Today marks the launch of London Fashion Week – and with buzzwords like “diversity” and “inclusivity” everywhere, you could easily assume that plus-size representation is at an all-time high. Unfortunately, that just isn’t the case. When it comes to walking the (cat)walk, many shows simply don’t deliver. The Fashion Spot’s latest diversity report reveals that, instead of increasing like it had been in previous years, the quantity of plus-size representation on the runway is actually on the decline.
This season, one blogger has taken diversity into her own hands using the hashtag #FatAtFashionWeek. Kellie Brown, the hashtag’s creator, is the New York-based blogger and YouTuber behind And I Get Dressed. “I’m starting a new hashtag #FatAtFashionWeek We are here, we work in this industry, we get it, we are leaders and consumers,” the Fashion Week veteran shared in her Instagram post:
In an industry that constantly sells thinness as aspirational and treats “fat” like a four-letter word, this hashtag is making waves in the best possible way. By using the word “fat” instead of gentler, more socially acceptable terms like curvy or plus-size, the hashtag demands an immediate reaction.
While many people attach negative connotations to the word fat, it’s actually a term preferred by many bloggers, academics and activists. When people who wear plus sizes refer to themselves as fat, they are reclaiming a word that was intended to harm them. This removes any negativity, and fat becomes a neutral descriptor that is no more rude than short, tall or brunette.
When Kellie says, “we are here, we work in this industry”, she makes a brilliant point. Most coverage of size diversity focuses solely on the number of plus-size models walking in runway shows. This is problematic for three reasons.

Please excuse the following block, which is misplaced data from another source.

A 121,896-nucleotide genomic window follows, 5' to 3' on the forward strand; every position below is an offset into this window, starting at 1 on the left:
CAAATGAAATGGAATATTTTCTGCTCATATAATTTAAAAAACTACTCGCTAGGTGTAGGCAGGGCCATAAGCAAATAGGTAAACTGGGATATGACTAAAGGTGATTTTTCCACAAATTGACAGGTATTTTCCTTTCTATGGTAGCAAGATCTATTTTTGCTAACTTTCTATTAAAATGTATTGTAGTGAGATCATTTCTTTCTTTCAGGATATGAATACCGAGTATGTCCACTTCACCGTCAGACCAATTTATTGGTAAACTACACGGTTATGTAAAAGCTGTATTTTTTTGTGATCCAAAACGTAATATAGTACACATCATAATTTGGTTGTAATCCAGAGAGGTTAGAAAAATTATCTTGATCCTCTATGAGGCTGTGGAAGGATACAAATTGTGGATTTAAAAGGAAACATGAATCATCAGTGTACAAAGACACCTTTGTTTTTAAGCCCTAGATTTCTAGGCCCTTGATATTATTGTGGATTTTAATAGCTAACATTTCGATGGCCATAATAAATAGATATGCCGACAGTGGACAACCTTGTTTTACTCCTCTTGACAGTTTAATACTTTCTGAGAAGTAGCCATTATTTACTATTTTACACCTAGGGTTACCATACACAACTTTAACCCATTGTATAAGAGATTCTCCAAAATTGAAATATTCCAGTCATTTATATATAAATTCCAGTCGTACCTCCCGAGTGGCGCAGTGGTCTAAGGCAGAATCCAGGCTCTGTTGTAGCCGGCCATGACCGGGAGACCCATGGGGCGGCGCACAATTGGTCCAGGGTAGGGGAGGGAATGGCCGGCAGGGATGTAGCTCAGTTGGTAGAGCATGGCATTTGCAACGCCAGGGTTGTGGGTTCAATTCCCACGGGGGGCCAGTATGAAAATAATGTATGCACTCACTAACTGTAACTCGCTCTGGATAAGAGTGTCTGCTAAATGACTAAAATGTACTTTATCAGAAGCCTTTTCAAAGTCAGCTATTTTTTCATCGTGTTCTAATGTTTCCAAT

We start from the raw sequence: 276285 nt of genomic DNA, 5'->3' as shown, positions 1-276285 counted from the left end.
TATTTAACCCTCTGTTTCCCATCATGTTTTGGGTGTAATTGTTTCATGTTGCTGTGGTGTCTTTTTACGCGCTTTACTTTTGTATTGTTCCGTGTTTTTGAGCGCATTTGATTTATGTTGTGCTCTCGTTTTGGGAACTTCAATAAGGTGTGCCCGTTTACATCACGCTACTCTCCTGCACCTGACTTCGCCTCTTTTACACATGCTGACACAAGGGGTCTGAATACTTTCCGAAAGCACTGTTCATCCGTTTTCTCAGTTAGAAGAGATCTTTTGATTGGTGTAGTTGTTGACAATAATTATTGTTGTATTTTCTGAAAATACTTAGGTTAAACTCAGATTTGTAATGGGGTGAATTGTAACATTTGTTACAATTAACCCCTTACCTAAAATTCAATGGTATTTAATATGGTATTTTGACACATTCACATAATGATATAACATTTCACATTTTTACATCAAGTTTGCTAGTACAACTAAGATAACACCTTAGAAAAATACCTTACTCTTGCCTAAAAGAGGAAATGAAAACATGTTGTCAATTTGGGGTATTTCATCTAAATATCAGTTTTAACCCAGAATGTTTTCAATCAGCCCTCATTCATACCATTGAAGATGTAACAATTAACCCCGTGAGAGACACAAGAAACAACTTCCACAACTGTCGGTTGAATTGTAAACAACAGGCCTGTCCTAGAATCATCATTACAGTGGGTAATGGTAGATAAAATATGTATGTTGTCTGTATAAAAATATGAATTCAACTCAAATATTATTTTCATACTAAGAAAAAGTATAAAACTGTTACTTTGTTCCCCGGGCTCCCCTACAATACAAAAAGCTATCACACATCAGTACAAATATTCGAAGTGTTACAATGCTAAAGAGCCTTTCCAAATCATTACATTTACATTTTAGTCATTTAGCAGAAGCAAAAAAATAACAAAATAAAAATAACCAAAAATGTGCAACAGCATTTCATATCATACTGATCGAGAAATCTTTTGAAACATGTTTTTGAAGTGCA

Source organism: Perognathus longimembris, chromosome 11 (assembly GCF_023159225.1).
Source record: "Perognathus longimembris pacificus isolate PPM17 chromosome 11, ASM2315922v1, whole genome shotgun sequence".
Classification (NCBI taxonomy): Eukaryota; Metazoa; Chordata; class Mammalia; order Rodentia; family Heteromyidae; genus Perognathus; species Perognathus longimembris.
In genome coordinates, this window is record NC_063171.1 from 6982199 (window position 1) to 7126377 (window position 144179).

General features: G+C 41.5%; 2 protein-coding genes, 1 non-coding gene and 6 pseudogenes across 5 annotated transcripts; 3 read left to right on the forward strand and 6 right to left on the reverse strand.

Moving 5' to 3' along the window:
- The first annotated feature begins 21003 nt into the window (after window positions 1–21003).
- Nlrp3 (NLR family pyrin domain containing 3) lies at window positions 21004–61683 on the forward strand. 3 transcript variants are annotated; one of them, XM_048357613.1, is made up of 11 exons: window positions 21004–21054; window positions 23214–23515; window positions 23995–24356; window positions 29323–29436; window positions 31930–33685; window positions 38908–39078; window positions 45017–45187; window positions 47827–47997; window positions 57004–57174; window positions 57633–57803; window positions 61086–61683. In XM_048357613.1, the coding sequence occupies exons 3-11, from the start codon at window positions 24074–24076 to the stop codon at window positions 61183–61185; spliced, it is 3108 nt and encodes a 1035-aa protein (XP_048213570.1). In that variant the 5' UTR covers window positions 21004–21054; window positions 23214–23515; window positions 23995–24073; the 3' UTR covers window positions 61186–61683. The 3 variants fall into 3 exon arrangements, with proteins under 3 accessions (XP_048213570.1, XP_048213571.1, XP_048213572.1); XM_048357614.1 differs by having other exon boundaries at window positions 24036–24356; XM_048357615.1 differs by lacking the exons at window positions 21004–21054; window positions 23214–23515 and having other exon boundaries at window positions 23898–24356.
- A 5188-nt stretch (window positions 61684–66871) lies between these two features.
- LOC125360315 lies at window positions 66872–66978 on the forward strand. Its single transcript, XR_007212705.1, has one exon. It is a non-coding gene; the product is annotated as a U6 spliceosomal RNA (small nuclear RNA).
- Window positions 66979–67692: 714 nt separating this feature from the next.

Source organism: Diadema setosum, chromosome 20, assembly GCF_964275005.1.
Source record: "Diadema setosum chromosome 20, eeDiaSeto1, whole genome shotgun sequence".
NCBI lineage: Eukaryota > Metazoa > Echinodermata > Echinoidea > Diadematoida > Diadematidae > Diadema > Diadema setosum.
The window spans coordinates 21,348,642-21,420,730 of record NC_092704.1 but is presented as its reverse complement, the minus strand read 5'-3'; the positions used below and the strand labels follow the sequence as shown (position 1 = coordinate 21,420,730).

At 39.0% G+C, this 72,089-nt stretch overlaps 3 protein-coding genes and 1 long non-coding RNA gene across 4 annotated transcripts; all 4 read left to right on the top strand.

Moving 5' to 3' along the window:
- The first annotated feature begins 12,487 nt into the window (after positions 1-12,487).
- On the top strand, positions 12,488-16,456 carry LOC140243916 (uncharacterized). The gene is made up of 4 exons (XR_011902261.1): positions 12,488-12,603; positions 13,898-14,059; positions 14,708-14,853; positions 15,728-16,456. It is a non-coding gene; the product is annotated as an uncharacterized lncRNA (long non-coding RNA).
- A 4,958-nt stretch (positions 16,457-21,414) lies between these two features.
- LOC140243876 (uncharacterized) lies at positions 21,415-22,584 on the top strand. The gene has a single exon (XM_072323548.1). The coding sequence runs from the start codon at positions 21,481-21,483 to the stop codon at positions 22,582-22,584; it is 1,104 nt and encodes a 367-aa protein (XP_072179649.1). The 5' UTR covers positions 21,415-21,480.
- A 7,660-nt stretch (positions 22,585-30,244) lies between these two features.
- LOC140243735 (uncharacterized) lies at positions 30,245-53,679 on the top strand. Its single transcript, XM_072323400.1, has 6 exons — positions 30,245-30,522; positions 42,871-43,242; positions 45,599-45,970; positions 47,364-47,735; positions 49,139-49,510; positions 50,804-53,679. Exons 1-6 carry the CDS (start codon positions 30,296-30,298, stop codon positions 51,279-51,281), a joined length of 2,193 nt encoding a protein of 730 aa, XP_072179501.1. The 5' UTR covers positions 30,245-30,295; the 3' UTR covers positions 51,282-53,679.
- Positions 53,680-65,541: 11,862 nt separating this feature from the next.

Firstly, browsing a line-up of curvy models reveals chiseled jawlines, abs, protruding collar bones and very few women wearing larger than a size 16. This is certainly a contrast to the standard ultra-slim fashion model, but it doesn’t reflect the average plus-size consumer. Secondly, representation of fat women is rarely intersectional. For example, a curvy model walking the runway is likely to be a white, able-bodied, hourglass shaped, cisgender woman. It’s no coincidence that the hashtag was created by a woman who exists at the intersection of fatness and blackness, because she understands what it’s like to not be represented in both of those aspects. Finally, fat women should get to see themselves represented in all aspects of Fashion Week. That includes designers, reporters, photographers, event guests and, maybe most importantly, street style.
With the exception of an InStyle gallery and a Yahoo! Style gallery, there is absolutely no size diversity when it comes to street style. According to a recent study, the UK plus-size clothing market is worth an estimated £6.6bn, which represents 13% of the entire clothing, footwear and accessories market. The same study indicates that approximately 30% of the UK population wears plus-size clothing, yet when a curvy model is featured on the cover of Cosmopolitan, the health-concern trolls come out with torches and pitchforks at the ready.
Street-style size diversity is exactly what we need right now, and that’s precisely what #FatAtFashionWeek delivers. It enables women to gain style inspiration, scope out new garments to try and pick up tips on where to shop. Most importantly, it reminds fat fashionistas that they’re beautiful, they’re rocking it and they’re not alone.
At publication, the hashtag has over 250 posts featuring fashionable fat folks involved in all aspects of fashion week: bloggers, writers, photographers and more. “NYC Fashion Week just ended but now there is London, Paris, and Milan. Guess what, there are boss fat babes attending and working those shows and events too! International lovers pls rep so hard for us ???❤️” Brown writes. Now let’s get out there and give her what she asked for.